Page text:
hould I listen to one who gives advice on how to advise? They’re there on their own advice. They advise me to cite my site about sight. Some time ago, I took the editorial advice of someone more than willing advise me on a writing project. Turns out the project then became the advisor’s and not mine. Good thing I saved the original.

I just read a ‘good advice’ blog that talked about writing structure. “How to Unlearn Everything You Learned about Writing in School” by Dana Sitar. Do I dare advise other writers to read and perhaps head the advice?

This week I also read “Tips for Creating a Beneficial Author-Editor Relationship” by Julie Collins. The blog gives good advice perhaps based on advice given the author by others or from personal experience.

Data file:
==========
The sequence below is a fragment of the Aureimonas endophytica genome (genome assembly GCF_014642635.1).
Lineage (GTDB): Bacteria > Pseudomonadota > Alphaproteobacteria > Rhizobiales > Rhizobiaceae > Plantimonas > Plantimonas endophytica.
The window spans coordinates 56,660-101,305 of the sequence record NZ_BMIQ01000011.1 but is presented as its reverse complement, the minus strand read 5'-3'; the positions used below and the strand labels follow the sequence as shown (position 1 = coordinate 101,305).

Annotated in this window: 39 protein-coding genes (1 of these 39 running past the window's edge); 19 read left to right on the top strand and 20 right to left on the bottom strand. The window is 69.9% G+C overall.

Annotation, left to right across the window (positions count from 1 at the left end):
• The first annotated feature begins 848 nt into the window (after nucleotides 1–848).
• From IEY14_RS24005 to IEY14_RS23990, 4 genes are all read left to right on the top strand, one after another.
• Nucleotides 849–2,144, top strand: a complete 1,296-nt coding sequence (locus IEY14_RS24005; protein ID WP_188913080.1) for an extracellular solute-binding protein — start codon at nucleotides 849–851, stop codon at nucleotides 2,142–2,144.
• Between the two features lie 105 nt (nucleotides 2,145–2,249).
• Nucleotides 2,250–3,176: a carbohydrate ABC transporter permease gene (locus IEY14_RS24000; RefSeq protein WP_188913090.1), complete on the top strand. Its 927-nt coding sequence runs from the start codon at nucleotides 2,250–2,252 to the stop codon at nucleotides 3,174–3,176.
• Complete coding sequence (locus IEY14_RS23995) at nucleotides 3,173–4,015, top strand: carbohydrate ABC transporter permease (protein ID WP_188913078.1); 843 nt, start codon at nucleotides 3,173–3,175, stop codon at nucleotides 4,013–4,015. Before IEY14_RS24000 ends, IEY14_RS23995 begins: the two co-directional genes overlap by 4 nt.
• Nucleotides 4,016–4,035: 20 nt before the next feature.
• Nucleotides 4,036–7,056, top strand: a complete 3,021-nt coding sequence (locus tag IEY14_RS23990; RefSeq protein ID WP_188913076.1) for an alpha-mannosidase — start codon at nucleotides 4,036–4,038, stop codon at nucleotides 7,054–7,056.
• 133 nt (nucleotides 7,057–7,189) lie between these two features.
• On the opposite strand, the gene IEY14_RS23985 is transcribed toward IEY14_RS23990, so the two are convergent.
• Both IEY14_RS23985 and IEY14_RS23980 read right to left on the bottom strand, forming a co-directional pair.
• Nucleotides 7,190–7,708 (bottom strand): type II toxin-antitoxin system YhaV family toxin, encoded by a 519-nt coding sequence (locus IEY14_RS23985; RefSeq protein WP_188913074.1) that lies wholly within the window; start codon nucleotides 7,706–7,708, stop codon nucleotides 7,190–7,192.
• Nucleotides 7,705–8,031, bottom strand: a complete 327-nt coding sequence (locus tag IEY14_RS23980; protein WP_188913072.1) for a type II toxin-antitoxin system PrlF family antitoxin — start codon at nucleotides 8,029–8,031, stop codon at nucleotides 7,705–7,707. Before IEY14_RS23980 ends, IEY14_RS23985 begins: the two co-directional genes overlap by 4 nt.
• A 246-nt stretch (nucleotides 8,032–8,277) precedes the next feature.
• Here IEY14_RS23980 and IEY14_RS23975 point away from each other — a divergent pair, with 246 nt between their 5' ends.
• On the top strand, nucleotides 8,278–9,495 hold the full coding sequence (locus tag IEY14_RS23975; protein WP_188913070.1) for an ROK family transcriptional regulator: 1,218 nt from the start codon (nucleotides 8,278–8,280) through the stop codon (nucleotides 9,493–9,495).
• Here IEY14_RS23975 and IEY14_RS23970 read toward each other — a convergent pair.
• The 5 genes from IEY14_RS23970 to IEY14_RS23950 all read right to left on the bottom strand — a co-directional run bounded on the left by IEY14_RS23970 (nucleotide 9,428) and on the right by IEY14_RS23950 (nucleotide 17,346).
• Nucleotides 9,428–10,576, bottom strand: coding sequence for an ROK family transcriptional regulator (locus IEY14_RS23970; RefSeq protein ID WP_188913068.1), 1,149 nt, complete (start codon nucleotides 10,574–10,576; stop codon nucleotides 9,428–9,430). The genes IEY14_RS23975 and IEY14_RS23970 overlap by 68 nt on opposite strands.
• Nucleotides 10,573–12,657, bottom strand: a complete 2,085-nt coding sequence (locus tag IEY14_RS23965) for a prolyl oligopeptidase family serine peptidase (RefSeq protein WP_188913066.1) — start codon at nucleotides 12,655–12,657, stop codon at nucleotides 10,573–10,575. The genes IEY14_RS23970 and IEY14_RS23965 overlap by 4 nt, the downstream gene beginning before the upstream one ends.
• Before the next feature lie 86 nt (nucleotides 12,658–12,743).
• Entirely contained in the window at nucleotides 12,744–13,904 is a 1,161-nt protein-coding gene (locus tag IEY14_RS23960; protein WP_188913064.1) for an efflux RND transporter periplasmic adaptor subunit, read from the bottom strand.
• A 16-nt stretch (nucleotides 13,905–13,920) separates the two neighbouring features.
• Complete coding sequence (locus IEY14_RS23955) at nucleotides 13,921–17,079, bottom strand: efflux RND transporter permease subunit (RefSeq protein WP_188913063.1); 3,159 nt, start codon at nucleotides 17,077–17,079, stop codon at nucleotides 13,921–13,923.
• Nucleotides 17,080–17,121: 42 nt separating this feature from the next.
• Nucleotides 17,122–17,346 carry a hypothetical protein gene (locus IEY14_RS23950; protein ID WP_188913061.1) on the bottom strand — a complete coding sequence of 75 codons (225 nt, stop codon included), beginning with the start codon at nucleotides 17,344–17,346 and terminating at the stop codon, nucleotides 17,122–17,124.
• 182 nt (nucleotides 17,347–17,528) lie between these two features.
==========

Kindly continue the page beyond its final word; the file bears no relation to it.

Then there’s word count. Mark Twain allegedly said, “I didn’t have time to write a short letter, so I wrote a long one instead.” I’m sure one agent didn’t read past my, “… 32,000-word…” statement in my query and replied that my work was too short for consideration. Then there’s the word limit for submission; but I understand the restrictions to limit cost of printing in a journal. But does tightening a 1000-word piece to 750 allow the story to be told? A piece of advice given by a word length advisor suggested splitting long works into a series. Bet that was never said to James Michener.

I think I’ll write a little about bios next time.


ell, I need to quit before I get into a writing controversy I can’t talk my way out of of which I cannot talk my way out. Don’t want to be a grammar criminal and end in a preposition! [Who made up that rule, standard, law? Check The Mother Tongue: English and How it Got that Way by Bill Bryson.]

Leave a Reply

This site uses Akismet to reduce spam. Learn how your comment data is processed.